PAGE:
It happened again. The weather forecasters called for snow, and immediately, the grocery stores filled with worried customers, all stocking their carts. Heaven help you if you really needed to buy groceries because there were no carts, the aisles were packed, and the checkout lines went on to infinity.
You would think that a snowstorm would keep us indoors for a month the way people flock to stock up. I know that we can lose power, but I also know that in less than a day, we will be again able to go to the grocery to buy the things we need. However, we are all subjected to the hype of the news forecasters, and a winter storm is news. They look worried, so the viewers become worried.
What confuses me, however, is the standard list. Milk. Eggs. Bread. When they were little, my children wondered if everyone else was having a gigantic French toast party, and their surmise sticks with me to this day. I imagine every kitchen in the storm area with parents presiding over griddles. I imagine children seated at tables, elbows planted, chanting, “French toast! French toast!” I imagine butter melting and maple syrup flowing over stacks of caramelized bread. I imagine wafts of cinnamon and vanilla rising through houses.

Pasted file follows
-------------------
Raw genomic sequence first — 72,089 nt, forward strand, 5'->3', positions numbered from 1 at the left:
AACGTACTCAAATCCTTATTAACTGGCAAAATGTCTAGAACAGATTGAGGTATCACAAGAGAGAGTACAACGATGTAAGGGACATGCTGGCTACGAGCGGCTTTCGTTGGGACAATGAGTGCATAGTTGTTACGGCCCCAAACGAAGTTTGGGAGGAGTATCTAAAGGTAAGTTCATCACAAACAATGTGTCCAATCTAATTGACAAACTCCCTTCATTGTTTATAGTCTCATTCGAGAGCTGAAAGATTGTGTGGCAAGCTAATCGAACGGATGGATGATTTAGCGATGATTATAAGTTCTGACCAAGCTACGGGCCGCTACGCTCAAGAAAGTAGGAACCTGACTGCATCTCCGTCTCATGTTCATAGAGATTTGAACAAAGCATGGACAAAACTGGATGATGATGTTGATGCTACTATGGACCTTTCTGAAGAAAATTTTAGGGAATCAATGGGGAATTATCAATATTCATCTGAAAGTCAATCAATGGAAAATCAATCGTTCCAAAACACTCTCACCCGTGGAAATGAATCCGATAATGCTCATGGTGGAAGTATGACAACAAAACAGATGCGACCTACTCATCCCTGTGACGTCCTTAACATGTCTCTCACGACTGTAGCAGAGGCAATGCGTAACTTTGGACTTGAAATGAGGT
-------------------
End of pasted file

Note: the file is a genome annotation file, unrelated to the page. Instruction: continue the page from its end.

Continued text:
The fact that neither of my kids even likes French toast keeps me from participating in this weather-related party. I feel left out of the festivities, so I avoid grocery stores all together until the flakes start flying because by then, the snow-fearing population is all at home, prepping their griddles. I have the store to myself. But I know there won’t be any milk, eggs, or bread on the shelves. Sigh. I guess I’ll have to bake my own bread.
For those of you who did get the prerequisite ingredients, though, here is an easy recipe for French toast.
My Favorite French Toast
(multiply by the number of people you are serving)
2-3 slices of good white bread
¼-½ cup milk (any type)
¼ tsp. cinnamon
½ tsp. vanilla
butter and maple syrup for serving
canola oil for griddle
Heat an electric griddle to 375° and grease with canola oil and a pastry brush. In a pinch, you can pour a little oil into a small bowl, dip a paper towel into the bowl, and use the paper towel to grease the griddle before you heat it.
In a glass pie pan, beat the eggs and milk with the cinnamon and vanilla. Dip the bread into the egg mixture and turn over. Don’t let it get too soggy or the toast will burn before the center sets.
Test the griddle by sprinkling a few drops of cold water. If the water drops dance, the griddle is ready. Carefully move the egg-dipped bread onto the griddle. Let cook undisturbed for two to three minutes. Flip and finish cooking.
A nice touch is to heat the dishes in a 200° to keep the French toast warm a little longer.
Serve with a pat of butter and lots of real maple syrup.